Solidarity highlighted in the report: “While various kinds of transactions fall outside the bundles for these accounts, in the transaction profiles used in the Solidarity Bank Charges Report, the only regular fees that serve to increase the costs of these accounts above the nominal monthly fees are the fees for transaction notifications to third parties. Specifically the fee for notifying the beneficiary of an electronic funds transfer (EFT) by SMS that the payment has taken place. For Absa this fee is 80 cents, FNB's is R1.15 and Standard Bank charges R1.00.
“Nedbank does not charge for this service on the Savvy Plus account. Nedbank does, however, charge R4.00 per cash withdrawal at a point of sale (at a till), while the other three all include this for free.”
The report added: “As always it must be emphasised that bank clients need to be proactive in making sure that they are paying the lowest possible fees for the service they require. All of the banks in this Bank Charges Report have multiple accounts, apart from Capitec. Just because a specific account from one bank is the cheapest on one transaction profile does not mean that other accounts from that bank will also be cheap. Clients should be very aware of which specific account and account option they have, or risk paying much more than they have to in bank charges.”
For more information on the Solidarity Banking Charges Report 2015, click here.
The FNB Easy Account
The FNB Easy Account has a monthly fee of R4.95, according to the bank, and includes a number of free transactions. The free transactions include:
- Purchases in stores using the card linked to the account,
- Withdrawing cash at retailer till points such as Checkers, Shoprite and Pick n Pay, and
- Using electronic channels*, as well as
- inContact SMS notifications keeping customers informed of transactions going through their account.
Consumers who make use of the FNB Easy Account also enjoy the benefit of a Linked Savings Account. The savings account earns up to 4.75% interest, depending on how much is in the account. The FNB Bank Your Change system rounds up the cost of card purchases and transfers the difference between the purchase amount and the rounded-up amount into the Linked Savings Account.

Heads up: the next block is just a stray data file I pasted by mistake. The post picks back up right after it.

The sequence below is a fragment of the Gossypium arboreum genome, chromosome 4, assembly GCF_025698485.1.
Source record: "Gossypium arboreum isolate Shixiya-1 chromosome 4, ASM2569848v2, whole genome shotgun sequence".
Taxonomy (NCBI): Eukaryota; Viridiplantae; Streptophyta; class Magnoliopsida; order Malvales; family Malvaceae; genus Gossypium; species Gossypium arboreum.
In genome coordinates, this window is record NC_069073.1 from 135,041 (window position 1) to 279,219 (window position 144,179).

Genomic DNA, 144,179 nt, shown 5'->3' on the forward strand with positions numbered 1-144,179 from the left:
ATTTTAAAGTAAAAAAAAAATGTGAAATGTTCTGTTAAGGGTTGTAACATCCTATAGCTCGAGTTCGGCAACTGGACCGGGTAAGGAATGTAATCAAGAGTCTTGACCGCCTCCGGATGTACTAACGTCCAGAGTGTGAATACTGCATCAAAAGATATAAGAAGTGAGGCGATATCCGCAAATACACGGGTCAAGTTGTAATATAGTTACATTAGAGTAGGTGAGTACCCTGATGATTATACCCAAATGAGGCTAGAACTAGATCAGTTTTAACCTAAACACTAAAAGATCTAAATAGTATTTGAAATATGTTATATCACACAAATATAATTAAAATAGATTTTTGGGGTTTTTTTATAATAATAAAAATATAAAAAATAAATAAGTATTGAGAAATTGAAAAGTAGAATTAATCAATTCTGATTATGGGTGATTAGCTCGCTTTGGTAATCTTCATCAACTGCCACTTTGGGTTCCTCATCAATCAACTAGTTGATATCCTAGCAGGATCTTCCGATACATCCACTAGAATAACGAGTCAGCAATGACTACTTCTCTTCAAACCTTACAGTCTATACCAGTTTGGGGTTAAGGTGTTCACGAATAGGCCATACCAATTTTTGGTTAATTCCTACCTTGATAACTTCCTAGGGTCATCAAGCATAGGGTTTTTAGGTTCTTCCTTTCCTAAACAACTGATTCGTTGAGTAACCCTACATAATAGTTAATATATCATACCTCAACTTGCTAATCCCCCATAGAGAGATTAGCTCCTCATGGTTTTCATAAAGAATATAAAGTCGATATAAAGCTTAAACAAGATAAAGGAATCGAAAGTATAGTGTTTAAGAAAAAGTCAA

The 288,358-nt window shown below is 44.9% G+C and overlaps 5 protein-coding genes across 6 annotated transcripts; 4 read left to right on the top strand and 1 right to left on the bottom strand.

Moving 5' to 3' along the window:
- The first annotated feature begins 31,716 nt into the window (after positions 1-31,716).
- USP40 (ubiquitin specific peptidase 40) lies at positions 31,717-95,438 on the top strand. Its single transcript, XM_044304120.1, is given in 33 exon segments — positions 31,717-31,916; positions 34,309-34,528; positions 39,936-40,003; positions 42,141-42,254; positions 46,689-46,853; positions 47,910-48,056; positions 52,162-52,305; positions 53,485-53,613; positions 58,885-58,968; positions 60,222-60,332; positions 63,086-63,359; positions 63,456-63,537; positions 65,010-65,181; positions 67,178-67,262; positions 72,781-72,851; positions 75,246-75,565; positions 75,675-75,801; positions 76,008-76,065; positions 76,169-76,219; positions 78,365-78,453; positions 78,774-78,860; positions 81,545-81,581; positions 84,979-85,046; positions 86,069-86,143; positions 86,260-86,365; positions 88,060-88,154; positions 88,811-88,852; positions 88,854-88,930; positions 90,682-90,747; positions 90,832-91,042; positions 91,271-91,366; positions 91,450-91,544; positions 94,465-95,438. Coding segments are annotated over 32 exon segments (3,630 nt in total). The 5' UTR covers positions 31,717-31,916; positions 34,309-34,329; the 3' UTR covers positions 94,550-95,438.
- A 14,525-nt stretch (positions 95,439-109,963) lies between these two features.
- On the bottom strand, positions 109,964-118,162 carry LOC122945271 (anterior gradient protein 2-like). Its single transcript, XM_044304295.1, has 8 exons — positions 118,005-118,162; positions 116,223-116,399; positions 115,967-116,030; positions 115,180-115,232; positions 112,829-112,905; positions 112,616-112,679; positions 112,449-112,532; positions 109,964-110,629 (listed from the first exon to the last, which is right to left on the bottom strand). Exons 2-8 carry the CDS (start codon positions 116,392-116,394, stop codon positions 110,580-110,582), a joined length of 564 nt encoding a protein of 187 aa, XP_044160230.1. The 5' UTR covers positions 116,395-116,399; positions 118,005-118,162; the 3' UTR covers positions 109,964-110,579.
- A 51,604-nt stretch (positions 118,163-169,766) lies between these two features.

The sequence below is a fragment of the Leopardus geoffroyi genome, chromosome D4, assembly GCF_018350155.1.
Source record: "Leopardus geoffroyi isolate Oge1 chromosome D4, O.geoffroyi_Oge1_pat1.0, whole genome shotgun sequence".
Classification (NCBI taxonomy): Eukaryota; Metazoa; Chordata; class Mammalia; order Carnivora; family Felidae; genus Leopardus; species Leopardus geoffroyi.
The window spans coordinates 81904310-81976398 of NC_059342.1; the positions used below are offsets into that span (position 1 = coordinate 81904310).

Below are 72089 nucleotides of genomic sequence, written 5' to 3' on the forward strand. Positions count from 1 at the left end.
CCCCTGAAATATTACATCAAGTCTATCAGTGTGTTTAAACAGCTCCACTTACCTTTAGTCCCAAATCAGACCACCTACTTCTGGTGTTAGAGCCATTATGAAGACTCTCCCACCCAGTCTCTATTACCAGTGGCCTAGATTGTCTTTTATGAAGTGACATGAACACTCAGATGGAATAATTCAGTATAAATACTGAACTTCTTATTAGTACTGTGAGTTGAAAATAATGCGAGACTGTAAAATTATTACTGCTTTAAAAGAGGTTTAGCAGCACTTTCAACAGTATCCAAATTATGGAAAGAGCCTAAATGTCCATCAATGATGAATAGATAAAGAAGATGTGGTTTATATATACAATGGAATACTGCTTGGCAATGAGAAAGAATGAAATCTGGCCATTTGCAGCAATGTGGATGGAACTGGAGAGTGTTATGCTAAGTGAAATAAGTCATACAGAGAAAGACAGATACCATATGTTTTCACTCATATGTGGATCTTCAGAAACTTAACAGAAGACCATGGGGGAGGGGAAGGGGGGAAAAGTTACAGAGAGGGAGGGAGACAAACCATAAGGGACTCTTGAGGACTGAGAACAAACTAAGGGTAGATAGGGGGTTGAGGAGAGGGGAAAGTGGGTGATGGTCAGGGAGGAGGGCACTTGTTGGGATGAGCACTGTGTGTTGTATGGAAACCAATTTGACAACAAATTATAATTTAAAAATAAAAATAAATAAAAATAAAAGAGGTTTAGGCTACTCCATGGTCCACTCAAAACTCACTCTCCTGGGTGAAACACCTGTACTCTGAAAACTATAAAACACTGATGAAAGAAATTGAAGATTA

“We have found that the Linked Savings account actually helps our customers to save, as moving money from one account to a savings account makes it easier to separate allocated money towards saving and reduces the chance of using it for everyday expenses,” noted du Plessis.
Furthermore, through FNB’s new mobile service offering, FNB Connect, customers can receive R10 back in prepaid airtime for every R100 of qualifying spend.
“We realise each customer is different and they have different requirements from their bank, so it’s up to FNB to offer a range of solutions whether this is getting a loan, sending money home through mobile banking or banking affordability,” explained du Plessis.
She added: “Digital and electronic banking are critical to the long-term sustainability of low-cost banking. To enable FNB’s strategy to migrate its customers to digital platforms, electronic transactions* on our Easy Account are free. The convenience, cost effectiveness and safety of these channels enable us to pass on cost savings to the customer.”
*Free electronic transactions include transfers, scheduled payments or stop orders and balance enquiries at an FNB ATM or using FNB Cellphone Banking and Online Banking.
The Capitec Global One Account
The Capitec Global One account offers customers a fixed ATM withdrawal fee, no matter how much they withdraw, as well as no purchase fee when using your card to pay for shopping, accounts and fuel.
The account has a monthly administration fee of R5.00 with a minimum balance of R25.00 required. Declined transactions for insufficient funds at a card machine or Capitec Bank ATM are free.
For more information on the Capitec Global One Account, click here.